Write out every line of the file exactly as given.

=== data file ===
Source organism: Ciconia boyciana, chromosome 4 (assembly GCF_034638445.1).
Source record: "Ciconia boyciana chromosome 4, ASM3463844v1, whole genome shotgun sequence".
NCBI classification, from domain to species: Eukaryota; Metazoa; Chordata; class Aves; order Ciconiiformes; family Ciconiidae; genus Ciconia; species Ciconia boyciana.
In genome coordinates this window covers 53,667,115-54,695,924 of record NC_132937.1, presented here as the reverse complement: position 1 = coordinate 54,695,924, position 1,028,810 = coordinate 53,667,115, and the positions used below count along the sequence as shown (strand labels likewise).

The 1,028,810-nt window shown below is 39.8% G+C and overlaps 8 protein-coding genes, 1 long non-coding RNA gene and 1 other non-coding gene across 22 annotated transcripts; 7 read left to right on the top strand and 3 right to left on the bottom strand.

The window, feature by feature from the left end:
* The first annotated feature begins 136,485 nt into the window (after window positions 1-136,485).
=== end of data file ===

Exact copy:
Source organism: Ciconia boyciana, chromosome 4 (assembly GCF_034638445.1).
Source record: "Ciconia boyciana chromosome 4, ASM3463844v1, whole genome shotgun sequence".
NCBI classification, from domain to species: Eukaryota; Metazoa; Chordata; class Aves; order Ciconiiformes; family Ciconiidae; genus Ciconia; species Ciconia boyciana.
In genome coordinates this window covers 53,667,115-54,695,924 of record NC_132937.1, presented here as the reverse complement: position 1 = coordinate 54,695,924, position 1,028,810 = coordinate 53,667,115, and the positions used below count along the sequence as shown (strand labels likewise).

The 1,028,810-nt window shown below is 39.8% G+C and overlaps 8 protein-coding genes, 1 long non-coding RNA gene and 1 other non-coding gene across 22 annotated transcripts; 7 read left to right on the top strand and 3 right to left on the bottom strand.

The window, feature by feature from the left end:
* The first annotated feature begins 136,485 nt into the window (after window positions 1-136,485).